Scientists may have potentially discovered a way to banish fillings into the history books, after new research showed promising results. The drug, Tideglusib, has been used in trials for Alzheimer’s patients, but has also shown the potential to repair cavities and stimulate the regrowth of teeth.
The discovery was made by researchers at King’s College London. The findings showed that the drug caused stimulation of the stem cells that are present in the tooth pulp, which in turn generated the production of new dentine underneath the enamel. The teeth can naturally regenerate dentine when the pulp undergoes trauma, however this is only ever a very thin layer, therefore would not be enough to make big repairs, such as a cavity. The new drug is said to disengage a certain enzyme known as GSK-3, which prevents the dentine layer from continuously forming. With this enzyme continuously working, the teeth are potentially enabled to rebuild and re-grow.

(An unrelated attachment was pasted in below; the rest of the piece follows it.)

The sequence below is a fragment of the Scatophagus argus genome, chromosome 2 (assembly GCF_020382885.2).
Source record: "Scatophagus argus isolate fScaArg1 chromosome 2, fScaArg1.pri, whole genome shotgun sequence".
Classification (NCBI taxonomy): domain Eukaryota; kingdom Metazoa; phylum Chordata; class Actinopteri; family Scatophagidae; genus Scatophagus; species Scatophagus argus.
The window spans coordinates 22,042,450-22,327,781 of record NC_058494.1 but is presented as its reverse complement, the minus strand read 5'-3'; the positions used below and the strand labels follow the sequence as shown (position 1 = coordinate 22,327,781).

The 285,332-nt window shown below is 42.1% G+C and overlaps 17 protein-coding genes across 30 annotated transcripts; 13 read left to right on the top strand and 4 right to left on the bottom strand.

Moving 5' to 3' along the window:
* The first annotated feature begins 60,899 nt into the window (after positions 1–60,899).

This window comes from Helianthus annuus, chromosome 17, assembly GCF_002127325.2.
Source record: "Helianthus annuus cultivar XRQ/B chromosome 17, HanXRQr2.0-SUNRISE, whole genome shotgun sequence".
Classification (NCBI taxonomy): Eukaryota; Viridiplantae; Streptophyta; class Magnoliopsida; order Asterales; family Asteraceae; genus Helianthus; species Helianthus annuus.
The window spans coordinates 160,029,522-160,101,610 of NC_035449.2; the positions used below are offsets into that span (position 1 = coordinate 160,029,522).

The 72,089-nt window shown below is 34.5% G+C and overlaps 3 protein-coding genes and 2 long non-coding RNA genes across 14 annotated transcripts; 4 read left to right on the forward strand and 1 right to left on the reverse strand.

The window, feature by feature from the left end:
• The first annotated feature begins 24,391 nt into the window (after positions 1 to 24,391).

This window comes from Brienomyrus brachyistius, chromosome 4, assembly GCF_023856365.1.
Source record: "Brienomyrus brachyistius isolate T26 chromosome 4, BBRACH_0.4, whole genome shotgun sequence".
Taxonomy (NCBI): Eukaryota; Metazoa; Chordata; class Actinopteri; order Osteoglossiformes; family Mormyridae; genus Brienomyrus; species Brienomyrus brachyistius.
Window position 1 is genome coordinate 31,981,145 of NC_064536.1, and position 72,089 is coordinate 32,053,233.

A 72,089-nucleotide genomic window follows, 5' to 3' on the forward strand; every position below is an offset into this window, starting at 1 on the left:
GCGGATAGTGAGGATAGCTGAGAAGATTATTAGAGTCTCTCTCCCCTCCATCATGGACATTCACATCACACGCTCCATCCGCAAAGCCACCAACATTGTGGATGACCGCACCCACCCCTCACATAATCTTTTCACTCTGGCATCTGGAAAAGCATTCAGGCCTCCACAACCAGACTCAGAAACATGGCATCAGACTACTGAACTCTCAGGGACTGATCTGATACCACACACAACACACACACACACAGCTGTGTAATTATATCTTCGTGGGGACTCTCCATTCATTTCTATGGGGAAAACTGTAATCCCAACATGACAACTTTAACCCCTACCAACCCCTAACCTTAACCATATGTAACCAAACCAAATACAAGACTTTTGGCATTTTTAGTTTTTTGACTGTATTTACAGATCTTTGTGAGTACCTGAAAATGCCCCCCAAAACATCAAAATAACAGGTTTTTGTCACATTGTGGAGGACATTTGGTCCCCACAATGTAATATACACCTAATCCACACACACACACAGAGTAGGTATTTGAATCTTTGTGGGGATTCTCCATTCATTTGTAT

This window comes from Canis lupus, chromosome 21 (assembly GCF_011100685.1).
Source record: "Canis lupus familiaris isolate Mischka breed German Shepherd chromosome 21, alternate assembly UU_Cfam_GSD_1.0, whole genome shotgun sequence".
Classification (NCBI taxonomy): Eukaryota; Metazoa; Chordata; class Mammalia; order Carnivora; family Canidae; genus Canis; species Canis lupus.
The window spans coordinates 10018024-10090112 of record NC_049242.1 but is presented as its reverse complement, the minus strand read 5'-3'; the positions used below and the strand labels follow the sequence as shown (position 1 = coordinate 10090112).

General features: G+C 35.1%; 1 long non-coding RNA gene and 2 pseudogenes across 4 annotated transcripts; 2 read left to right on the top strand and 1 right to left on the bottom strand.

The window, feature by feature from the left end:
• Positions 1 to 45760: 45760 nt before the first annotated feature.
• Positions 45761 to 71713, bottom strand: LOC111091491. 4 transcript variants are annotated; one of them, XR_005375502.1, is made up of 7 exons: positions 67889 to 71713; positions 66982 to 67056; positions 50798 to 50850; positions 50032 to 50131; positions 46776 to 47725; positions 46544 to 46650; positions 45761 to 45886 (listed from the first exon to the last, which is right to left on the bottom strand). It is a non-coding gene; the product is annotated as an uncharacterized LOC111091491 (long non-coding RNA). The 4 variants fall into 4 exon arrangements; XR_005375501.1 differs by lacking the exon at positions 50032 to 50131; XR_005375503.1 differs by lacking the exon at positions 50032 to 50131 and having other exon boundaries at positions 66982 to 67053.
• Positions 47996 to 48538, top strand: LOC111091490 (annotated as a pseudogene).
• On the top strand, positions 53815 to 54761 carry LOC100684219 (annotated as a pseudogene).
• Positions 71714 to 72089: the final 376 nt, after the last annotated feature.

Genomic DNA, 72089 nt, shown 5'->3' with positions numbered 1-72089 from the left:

Scientists showed results from experiments undertaken, where a small piece of biodegradable sponge was soaked in the drug and inserted into the decayed area of the tooth. This triggered natural tooth growth and the cavity was fully repaired within six weeks. Although in the early stages, these new findings are very promising for the future of dentistry and dental health.